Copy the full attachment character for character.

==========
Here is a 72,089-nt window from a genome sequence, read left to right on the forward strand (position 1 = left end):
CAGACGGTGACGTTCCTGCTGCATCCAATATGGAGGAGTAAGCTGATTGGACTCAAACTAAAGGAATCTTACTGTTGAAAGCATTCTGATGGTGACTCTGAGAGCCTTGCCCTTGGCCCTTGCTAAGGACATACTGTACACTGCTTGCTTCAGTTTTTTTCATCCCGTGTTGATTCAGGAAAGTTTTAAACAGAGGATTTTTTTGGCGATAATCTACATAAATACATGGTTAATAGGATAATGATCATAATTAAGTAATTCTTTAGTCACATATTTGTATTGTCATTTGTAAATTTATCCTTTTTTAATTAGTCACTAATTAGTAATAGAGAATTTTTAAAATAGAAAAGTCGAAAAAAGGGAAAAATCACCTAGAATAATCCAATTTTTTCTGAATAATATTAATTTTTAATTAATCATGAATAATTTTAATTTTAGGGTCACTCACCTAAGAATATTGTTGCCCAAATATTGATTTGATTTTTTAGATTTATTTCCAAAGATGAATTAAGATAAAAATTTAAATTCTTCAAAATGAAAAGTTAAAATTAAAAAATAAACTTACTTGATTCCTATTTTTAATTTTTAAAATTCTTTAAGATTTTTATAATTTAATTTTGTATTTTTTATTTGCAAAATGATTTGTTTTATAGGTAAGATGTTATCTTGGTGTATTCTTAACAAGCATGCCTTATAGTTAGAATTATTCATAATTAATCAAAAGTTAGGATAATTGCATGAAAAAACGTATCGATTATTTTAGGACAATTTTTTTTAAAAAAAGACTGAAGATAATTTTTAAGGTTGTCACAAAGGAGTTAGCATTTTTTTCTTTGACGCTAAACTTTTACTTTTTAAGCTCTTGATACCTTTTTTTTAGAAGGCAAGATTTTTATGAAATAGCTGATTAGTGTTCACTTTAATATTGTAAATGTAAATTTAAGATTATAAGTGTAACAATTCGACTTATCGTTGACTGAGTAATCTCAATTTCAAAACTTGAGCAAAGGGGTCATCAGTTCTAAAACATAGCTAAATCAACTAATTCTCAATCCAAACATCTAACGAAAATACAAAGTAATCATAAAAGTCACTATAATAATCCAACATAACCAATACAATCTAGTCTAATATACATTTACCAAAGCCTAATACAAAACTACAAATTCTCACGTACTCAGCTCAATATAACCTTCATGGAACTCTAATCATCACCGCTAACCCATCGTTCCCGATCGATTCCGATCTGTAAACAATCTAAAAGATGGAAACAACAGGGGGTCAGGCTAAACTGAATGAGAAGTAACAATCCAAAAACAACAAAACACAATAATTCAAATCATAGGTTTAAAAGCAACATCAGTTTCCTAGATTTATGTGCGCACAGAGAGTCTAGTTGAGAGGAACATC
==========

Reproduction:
Here is a 72,089-nt window from a genome sequence, read left to right on the forward strand (position 1 = left end):
CAGACGGTGACGTTCCTGCTGCATCCAATATGGAGGAGTAAGCTGATTGGACTCAAACTAAAGGAATCTTACTGTTGAAAGCATTCTGATGGTGACTCTGAGAGCCTTGCCCTTGGCCCTTGCTAAGGACATACTGTACACTGCTTGCTTCAGTTTTTTTCATCCCGTGTTGATTCAGGAAAGTTTTAAACAGAGGATTTTTTTGGCGATAATCTACATAAATACATGGTTAATAGGATAATGATCATAATTAAGTAATTCTTTAGTCACATATTTGTATTGTCATTTGTAAATTTATCCTTTTTTAATTAGTCACTAATTAGTAATAGAGAATTTTTAAAATAGAAAAGTCGAAAAAAGGGAAAAATCACCTAGAATAATCCAATTTTTTCTGAATAATATTAATTTTTAATTAATCATGAATAATTTTAATTTTAGGGTCACTCACCTAAGAATATTGTTGCCCAAATATTGATTTGATTTTTTAGATTTATTTCCAAAGATGAATTAAGATAAAAATTTAAATTCTTCAAAATGAAAAGTTAAAATTAAAAAATAAACTTACTTGATTCCTATTTTTAATTTTTAAAATTCTTTAAGATTTTTATAATTTAATTTTGTATTTTTTATTTGCAAAATGATTTGTTTTATAGGTAAGATGTTATCTTGGTGTATTCTTAACAAGCATGCCTTATAGTTAGAATTATTCATAATTAATCAAAAGTTAGGATAATTGCATGAAAAAACGTATCGATTATTTTAGGACAATTTTTTTTAAAAAAAGACTGAAGATAATTTTTAAGGTTGTCACAAAGGAGTTAGCATTTTTTTCTTTGACGCTAAACTTTTACTTTTTAAGCTCTTGATACCTTTTTTTTAGAAGGCAAGATTTTTATGAAATAGCTGATTAGTGTTCACTTTAATATTGTAAATGTAAATTTAAGATTATAAGTGTAACAATTCGACTTATCGTTGACTGAGTAATCTCAATTTCAAAACTTGAGCAAAGGGGTCATCAGTTCTAAAACATAGCTAAATCAACTAATTCTCAATCCAAACATCTAACGAAAATACAAAGTAATCATAAAAGTCACTATAATAATCCAACATAACCAATACAATCTAGTCTAATATACATTTACCAAAGCCTAATACAAAACTACAAATTCTCACGTACTCAGCTCAATATAACCTTCATGGAACTCTAATCATCACCGCTAACCCATCGTTCCCGATCGATTCCGATCTGTAAACAATCTAAAAGATGGAAACAACAGGGGGTCAGGCTAAACTGAATGAGAAGTAACAATCCAAAAACAACAAAACACAATAATTCAAATCATAGGTTTAAAAGCAACATCAGTTTCCTAGATTTATGTGCGCACAGAGAGTCTAGTTGAGAGGAACATC